March 27, 2019

On March 27, 2019, the Atlantic Council’s Cyber Statecraft Initiative, housed within the Scowcroft Center for Strategy and Security, hosted a public panel to discuss supply chain cybersecurity. The timely discussion, underwritten by Raytheon, followed on the heels of the March 25 disclosure that computer hardware company ASUS had unwittingly been delivering malicious software to ASUS computer owners via its automatic software update utility. While an estimated one million ASUS computer users were affected in the campaign that Symantec Corporation believes began as early as June 2018, other supply chain attacks, such as NotPetya in 2017, have been far more widespread and damaging, and will certainly grow more so in the future.

Government and industry have not been blind to this growing threat, and supply chain security is now getting its moment on Capitol Hill, such as in the “SECURE Technology Act” signed into law on December 21, 2018. This growing awareness prompted the Council’s Cyber Statecraft Initiative to convene subject matters experts Ms. Joyce Corell, Assistant Director of the Supply Chain and Cyber Directorate at the National Counterintelligence and Security Center within the Office of the Director of National Intelligence (ODNI); Mr. John Costello, Senior Adviser to the Director of the new Cybersecurity and Infrastructure Security Agency (CISA) within the Department of Homeland Security (DHS); and Mr. Jon Check, Senior Director of Cyber Protection Solutions, Cybersecurity and Special Missions at Raytheon Intelligence, Information, and Services to discuss the topic and where public and private supply chain security can go from here. The Scowcroft Center’s own Cyber Safety Innovation Fellow Mr. Beau Woods moderated the discussion.

While approaching supply chain security from different perspectives, the panelists agreed on the foundational principle that supply chains themselves have not fundamentally changed in the 21st century. Every organization faces costs, rewards and risks when it consumes goods or services that it does not produce itself. What has changed is the risks inherent to supply chains. As cyber defenses improve against phishing campaigns and other attack vectors, malicious actors are increasingly turning to supply chain attacks. Instead of trying to scale the walls, attackers are sneaking through the gates hidden within benign hardware or software components. The panelists concurred that, in response to this changing risk, the government and private sector would have to adjust their costs and rewards accordingly. Methods for adjusting these costs and rewards would include clear communication from organizations to vendors in their supply chain—particularly, clear delineation of acceptable and unacceptable levels of risk in different business or government functions—policy levers such as regulation and possible tax write-off or low-interest loan opportunities; and favorable insurance terms for low-risk vendors. The goal is the right combination of carrots and sticks.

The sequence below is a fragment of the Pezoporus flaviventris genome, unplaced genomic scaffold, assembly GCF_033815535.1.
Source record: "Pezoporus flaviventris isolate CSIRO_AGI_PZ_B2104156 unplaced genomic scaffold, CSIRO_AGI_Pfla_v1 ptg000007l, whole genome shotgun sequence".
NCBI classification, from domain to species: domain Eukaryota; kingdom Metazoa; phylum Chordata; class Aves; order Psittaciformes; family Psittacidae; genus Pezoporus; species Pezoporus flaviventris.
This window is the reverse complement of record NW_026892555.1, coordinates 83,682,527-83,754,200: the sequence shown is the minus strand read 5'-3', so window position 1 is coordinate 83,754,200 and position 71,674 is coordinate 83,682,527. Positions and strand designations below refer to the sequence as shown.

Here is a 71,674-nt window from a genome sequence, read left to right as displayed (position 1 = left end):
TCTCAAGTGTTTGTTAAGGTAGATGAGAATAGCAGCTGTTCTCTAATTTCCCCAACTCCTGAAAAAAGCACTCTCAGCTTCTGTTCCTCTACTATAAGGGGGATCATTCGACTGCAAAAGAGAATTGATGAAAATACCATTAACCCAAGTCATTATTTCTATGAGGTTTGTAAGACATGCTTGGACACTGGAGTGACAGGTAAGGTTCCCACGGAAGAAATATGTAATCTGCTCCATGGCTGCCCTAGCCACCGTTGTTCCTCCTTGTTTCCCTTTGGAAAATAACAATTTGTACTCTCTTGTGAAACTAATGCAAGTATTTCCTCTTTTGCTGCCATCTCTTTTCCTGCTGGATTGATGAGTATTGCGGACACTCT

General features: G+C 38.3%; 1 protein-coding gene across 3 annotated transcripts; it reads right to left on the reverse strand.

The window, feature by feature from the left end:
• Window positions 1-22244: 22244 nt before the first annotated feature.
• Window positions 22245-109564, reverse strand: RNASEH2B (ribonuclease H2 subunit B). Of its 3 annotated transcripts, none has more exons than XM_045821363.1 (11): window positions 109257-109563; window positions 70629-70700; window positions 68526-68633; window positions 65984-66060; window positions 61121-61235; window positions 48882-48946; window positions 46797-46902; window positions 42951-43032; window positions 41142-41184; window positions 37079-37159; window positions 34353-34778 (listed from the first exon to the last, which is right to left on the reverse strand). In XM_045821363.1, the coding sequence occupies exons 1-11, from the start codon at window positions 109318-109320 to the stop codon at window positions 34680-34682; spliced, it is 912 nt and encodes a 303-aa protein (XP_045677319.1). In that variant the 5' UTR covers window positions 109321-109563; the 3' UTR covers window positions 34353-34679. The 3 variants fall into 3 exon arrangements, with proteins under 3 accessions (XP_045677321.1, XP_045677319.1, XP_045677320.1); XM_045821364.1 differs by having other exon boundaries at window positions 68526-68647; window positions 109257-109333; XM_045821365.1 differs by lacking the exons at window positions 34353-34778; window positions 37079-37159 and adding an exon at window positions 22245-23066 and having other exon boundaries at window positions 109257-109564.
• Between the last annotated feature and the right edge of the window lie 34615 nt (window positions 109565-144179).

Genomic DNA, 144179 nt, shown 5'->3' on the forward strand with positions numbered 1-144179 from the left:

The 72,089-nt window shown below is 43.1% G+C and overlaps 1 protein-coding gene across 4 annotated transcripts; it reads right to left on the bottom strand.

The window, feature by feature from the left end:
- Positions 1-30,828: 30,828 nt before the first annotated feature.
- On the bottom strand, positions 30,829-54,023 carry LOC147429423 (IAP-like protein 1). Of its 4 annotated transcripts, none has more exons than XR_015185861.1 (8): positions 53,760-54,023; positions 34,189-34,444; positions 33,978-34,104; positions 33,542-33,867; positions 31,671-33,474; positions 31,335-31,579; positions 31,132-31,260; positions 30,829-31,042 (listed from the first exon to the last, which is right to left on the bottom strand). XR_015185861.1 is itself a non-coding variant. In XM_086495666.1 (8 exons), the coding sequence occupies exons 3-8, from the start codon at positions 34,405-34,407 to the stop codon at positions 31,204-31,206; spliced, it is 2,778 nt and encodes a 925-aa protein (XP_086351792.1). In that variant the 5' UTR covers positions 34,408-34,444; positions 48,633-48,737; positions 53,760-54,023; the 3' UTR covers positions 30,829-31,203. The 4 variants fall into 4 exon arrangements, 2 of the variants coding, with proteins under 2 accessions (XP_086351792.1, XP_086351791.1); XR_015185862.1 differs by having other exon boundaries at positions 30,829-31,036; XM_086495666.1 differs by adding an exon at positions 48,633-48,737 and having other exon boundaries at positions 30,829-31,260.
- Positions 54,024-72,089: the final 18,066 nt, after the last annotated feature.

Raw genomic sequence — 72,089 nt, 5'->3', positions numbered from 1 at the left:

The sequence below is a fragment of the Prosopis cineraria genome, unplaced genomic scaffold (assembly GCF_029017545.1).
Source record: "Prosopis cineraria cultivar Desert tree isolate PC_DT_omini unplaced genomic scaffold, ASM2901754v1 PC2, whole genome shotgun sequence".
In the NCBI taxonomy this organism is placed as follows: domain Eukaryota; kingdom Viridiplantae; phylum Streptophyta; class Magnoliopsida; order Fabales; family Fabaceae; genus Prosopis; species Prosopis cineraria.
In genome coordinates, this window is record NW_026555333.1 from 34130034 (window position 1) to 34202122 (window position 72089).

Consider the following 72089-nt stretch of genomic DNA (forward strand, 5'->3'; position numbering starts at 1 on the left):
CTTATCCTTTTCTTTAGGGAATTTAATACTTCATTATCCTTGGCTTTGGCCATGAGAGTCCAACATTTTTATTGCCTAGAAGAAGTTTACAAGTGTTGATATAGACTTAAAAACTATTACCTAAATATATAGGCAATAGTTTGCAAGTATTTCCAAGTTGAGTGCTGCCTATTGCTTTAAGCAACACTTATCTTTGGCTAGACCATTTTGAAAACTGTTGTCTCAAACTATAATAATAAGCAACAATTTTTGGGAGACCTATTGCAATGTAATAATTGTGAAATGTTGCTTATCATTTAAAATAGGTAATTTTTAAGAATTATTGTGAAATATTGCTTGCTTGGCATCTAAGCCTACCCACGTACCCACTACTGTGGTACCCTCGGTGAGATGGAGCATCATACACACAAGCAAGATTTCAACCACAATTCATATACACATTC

All the panelists acknowledged the difficulties ahead for the US government and industry in the arena of securing global supply chains. Not only does the US government need to secure its defense industrial base, but it must also secure its broader national industrial base of all sectors and entities that underpin American national power. According to Mr. Costello, this includes not just ensuring these entities can resist cyberattacks and are resilient enough for swift recovery, but also ensuring American industry has reliable access to uncompromised supply chains in the event of a crisis. Mr. Check explained that private industry must grow to expect supply chain compromises and build safety mechanisms into its processes that mitigate compromises as they occur. In addition, procurement managers and C-level executives must be willing to take the difficult steps of reopening supply contracts whenever there is evidence of irresponsible practices on the part of their vendors to communicate that supply chain integrity is of utmost importance. Mr. Check stated that attempting to “fix of the sins of the supply chain’s past just doesn’t work after the fact. People have to be part of the solution up front.”

Ms. Corell summed up the problem and solution well; supply chain security is bureaucratically difficult, but we can begin to make progress once everyone sees it as their problem to solve. She also presented a reason for measured optimism: “I think when we see non-government organizations like the insurance industry begin to think about how to monetize security, that’s when you’ll begin to see a transformation and you will see organizations make choices to strengthen security.” The panelists concurred that understanding third-party risk is difficult, and no organization in the government or private sector has the same level of experience in this area as they do with financial or physical security risk. As government and industry learn how to monetize and incentivize supply chain security and develop a set of case studies to inform consumers of how supply chain risk effects them, consumers and citizens may begin to see progress.